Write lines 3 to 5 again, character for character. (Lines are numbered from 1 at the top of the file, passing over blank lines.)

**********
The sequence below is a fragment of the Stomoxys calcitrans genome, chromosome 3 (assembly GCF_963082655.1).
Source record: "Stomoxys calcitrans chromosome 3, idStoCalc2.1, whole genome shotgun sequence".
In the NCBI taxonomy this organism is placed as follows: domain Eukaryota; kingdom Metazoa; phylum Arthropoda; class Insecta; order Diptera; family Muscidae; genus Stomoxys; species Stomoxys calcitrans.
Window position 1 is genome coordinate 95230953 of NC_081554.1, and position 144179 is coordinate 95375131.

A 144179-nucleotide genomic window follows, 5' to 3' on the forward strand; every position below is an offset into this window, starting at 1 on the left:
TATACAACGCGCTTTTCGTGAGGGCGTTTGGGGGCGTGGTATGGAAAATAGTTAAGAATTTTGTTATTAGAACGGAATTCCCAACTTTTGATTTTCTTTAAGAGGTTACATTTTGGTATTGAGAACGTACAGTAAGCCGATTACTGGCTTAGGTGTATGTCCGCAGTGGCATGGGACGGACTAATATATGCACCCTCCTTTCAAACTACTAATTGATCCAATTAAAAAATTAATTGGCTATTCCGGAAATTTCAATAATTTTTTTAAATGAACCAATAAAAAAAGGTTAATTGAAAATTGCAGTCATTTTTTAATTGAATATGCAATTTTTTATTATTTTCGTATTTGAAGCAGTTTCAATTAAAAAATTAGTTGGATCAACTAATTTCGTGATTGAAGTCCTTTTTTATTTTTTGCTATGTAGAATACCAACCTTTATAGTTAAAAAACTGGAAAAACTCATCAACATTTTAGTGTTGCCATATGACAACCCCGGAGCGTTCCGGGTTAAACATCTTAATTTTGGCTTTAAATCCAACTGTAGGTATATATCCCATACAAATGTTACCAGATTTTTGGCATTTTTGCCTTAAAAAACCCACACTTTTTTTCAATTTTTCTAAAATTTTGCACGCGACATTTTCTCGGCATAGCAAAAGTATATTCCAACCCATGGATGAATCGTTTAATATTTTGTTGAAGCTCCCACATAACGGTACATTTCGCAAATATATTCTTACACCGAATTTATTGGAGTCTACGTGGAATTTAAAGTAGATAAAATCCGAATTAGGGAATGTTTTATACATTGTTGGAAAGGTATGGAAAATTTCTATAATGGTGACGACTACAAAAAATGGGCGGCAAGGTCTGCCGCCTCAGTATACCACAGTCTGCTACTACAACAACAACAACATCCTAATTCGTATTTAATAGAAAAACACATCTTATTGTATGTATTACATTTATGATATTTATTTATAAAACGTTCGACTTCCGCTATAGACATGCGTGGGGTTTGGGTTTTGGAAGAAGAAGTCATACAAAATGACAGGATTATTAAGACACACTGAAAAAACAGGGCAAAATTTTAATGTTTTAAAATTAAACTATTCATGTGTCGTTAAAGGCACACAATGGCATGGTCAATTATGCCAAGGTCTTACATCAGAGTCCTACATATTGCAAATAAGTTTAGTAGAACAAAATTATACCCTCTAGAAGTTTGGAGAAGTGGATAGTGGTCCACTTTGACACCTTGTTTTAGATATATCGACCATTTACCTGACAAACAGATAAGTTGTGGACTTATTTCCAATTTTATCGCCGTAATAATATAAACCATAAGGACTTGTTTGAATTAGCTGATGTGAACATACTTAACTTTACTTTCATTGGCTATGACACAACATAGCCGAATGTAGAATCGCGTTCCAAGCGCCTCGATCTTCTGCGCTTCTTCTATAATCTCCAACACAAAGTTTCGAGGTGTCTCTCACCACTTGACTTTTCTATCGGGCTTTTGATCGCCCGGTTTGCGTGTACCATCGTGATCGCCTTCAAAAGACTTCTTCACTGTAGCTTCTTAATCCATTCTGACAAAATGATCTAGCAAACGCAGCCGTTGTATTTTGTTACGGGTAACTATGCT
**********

In the NCBI taxonomy this organism is placed as follows: domain Eukaryota; kingdom Metazoa; phylum Arthropoda; class Insecta; order Diptera; family Muscidae; genus Stomoxys; species Stomoxys calcitrans.
Window position 1 is genome coordinate 95230953 of NC_081554.1, and position 144179 is coordinate 95375131.

A 144179-nucleotide genomic window follows, 5' to 3' on the forward strand; every position below is an offset into this window, starting at 1 on the left: